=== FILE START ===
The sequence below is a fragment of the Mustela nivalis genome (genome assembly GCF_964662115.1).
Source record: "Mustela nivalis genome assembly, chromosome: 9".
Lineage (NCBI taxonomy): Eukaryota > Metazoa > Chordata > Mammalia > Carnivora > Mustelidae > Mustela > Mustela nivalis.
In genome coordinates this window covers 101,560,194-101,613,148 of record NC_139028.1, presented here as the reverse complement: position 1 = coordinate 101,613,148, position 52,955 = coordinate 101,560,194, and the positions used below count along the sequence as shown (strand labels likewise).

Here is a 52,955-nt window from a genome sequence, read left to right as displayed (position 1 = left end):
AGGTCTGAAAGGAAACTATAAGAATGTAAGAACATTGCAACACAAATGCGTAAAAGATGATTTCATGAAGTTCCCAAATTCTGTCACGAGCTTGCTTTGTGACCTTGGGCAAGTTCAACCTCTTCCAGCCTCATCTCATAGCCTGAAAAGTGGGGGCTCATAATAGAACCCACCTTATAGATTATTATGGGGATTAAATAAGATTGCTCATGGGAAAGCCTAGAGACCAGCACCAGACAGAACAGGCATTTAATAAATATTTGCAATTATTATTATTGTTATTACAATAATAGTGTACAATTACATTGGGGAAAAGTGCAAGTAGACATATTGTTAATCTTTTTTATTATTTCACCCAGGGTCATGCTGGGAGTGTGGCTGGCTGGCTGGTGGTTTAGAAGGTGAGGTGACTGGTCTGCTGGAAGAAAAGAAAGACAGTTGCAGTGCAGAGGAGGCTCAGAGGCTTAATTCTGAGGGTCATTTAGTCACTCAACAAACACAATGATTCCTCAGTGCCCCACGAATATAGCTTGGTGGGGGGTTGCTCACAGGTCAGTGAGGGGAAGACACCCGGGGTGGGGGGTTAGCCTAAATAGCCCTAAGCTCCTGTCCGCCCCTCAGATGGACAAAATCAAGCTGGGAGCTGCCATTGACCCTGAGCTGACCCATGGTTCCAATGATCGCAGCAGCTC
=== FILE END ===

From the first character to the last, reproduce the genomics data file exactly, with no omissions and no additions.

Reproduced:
The sequence below is a fragment of the Mustela nivalis genome (genome assembly GCF_964662115.1).
Source record: "Mustela nivalis genome assembly, chromosome: 9".
Lineage (NCBI taxonomy): Eukaryota > Metazoa > Chordata > Mammalia > Carnivora > Mustelidae > Mustela > Mustela nivalis.
In genome coordinates this window covers 101,560,194-101,613,148 of record NC_139028.1, presented here as the reverse complement: position 1 = coordinate 101,613,148, position 52,955 = coordinate 101,560,194, and the positions used below count along the sequence as shown (strand labels likewise).

Here is a 52,955-nt window from a genome sequence, read left to right as displayed (position 1 = left end):
AGGTCTGAAAGGAAACTATAAGAATGTAAGAACATTGCAACACAAATGCGTAAAAGATGATTTCATGAAGTTCCCAAATTCTGTCACGAGCTTGCTTTGTGACCTTGGGCAAGTTCAACCTCTTCCAGCCTCATCTCATAGCCTGAAAAGTGGGGGCTCATAATAGAACCCACCTTATAGATTATTATGGGGATTAAATAAGATTGCTCATGGGAAAGCCTAGAGACCAGCACCAGACAGAACAGGCATTTAATAAATATTTGCAATTATTATTATTGTTATTACAATAATAGTGTACAATTACATTGGGGAAAAGTGCAAGTAGACATATTGTTAATCTTTTTTATTATTTCACCCAGGGTCATGCTGGGAGTGTGGCTGGCTGGCTGGTGGTTTAGAAGGTGAGGTGACTGGTCTGCTGGAAGAAAAGAAAGACAGTTGCAGTGCAGAGGAGGCTCAGAGGCTTAATTCTGAGGGTCATTTAGTCACTCAACAAACACAATGATTCCTCAGTGCCCCACGAATATAGCTTGGTGGGGGGTTGCTCACAGGTCAGTGAGGGGAAGACACCCGGGGTGGGGGGTTAGCCTAAATAGCCCTAAGCTCCTGTCCGCCCCTCAGATGGACAAAATCAAGCTGGGAGCTGCCATTGACCCTGAGCTGACCCATGGTTCCAATGATCGCAGCAGCTC